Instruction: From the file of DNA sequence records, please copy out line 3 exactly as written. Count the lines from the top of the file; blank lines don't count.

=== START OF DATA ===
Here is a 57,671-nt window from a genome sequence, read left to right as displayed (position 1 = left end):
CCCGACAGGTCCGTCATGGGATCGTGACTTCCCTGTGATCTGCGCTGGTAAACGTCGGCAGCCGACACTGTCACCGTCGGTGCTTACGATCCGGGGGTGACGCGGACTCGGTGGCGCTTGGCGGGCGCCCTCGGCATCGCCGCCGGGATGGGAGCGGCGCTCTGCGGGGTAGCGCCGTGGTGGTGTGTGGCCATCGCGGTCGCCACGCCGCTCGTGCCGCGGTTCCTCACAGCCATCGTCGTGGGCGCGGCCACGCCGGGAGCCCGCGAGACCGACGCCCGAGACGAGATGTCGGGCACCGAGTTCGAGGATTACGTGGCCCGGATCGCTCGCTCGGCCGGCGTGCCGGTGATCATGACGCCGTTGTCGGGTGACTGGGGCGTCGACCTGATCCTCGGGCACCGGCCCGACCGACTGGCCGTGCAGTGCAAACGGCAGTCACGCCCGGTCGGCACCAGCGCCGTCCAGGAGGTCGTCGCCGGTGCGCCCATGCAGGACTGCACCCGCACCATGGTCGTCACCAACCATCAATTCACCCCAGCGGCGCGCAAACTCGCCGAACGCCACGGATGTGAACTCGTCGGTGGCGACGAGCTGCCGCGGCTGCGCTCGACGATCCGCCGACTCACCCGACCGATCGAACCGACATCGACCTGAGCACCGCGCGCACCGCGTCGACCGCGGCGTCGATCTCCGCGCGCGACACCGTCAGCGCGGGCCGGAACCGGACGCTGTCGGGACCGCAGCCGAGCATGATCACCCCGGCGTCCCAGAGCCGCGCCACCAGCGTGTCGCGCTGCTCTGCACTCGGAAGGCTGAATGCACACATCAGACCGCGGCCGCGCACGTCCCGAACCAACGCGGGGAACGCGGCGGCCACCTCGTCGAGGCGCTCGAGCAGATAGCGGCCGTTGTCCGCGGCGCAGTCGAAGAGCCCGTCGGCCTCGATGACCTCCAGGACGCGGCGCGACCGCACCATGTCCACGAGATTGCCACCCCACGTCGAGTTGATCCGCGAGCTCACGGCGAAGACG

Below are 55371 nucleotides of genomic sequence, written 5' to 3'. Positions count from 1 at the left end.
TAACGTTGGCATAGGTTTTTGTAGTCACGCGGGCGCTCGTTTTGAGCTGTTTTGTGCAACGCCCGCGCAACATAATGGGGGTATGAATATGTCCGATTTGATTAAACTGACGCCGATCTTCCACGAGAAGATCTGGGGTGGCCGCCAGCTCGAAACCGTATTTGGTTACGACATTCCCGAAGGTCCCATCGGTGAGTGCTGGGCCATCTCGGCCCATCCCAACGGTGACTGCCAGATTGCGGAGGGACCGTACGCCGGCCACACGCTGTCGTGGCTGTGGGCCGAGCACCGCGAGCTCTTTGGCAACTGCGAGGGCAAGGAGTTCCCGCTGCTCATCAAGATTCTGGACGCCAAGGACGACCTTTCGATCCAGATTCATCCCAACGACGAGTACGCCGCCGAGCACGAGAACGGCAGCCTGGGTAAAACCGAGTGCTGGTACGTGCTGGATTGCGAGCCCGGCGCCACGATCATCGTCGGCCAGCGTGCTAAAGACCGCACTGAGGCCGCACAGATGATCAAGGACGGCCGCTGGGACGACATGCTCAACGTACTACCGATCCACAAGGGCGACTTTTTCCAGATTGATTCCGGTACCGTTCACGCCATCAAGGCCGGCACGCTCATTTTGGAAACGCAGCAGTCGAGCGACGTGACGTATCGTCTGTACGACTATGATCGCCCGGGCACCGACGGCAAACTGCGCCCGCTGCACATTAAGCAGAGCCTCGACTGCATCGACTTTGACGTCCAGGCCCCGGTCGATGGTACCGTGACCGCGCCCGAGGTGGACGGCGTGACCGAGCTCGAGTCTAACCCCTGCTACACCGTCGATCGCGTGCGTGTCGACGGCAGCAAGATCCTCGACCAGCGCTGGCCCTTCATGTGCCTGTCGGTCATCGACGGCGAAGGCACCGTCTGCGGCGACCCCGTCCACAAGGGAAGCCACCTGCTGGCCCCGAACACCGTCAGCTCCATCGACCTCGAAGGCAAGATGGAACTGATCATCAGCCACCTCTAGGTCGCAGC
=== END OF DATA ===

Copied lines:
Below are 55371 nucleotides of genomic sequence, written 5' to 3'. Positions count from 1 at the left end.